Women’s human rights groups fought back. “We came together to explain why ratification was important,” says Sanja Sarnavka, an Everywoman Working Group member and prominent human rights activist in Croatia. The groups held protests, met with Members of Parliament (MPs), and worked with journalists to publish stories on the benefits of ratification at the forefront of the national dialogue. Sanja participated in multiple television and radio debates, and initiated a letter-writing campaign to the leaders of the Social-Democratic Party (one of Croatia’s two major political parties), signed by leaders of the most visible women’s human rights groups, explaining the importance of ratification.

Silhouettes of women killed by family members in front of parliament. Photo: Jadran Boban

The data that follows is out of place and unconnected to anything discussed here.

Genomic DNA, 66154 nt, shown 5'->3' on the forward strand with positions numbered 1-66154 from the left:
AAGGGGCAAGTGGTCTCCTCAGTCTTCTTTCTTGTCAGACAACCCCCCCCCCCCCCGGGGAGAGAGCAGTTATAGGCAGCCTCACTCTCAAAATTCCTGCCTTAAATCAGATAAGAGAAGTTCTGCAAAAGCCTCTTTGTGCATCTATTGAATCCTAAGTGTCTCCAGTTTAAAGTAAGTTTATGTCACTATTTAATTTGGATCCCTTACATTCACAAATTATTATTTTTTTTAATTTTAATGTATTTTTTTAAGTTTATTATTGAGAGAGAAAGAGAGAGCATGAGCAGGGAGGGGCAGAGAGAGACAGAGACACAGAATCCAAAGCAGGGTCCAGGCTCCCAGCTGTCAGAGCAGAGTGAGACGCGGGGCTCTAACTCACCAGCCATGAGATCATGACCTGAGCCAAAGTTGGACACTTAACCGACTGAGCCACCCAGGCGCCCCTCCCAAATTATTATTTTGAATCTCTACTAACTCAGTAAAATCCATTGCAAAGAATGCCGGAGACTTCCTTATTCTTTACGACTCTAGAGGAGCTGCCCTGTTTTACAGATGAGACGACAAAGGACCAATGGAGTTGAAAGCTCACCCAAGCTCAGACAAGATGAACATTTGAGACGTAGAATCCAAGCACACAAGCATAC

Silhouettes of women killed by family members in front of parliament. Photo: Jadran Boban

On April 13, the day of the parliamentary vote, Sanja and other activists placed silhouettes of women who had been murdered by their partners or close relatives at the entrance to the parliament building to remind MPs what they were voting for or against. In the end, 110  MPs voted in favor, 30 against, with two abstentions, and the Council of Europe Convention, best known as the Istanbul Convention, was ratified.

“Ratification will hopefully encourage all women survivors to find a way out of the circle of violence,” says Sanja. “Crucially, it also means that the government acknowledges violence against women as a serious issue that needs to be addressed structurally. Ratification moves us one step forward toward creation and ratification of a global treaty to end violence against women and girls.”

 

Your power. Your action. Your voice. You can change the world. JOIN US!

We are a diverse,
dedicated group. MEET us!

Filling the gaps
with hard law. LEARN more

Make history.
Take action! take ACTION

Watch the Video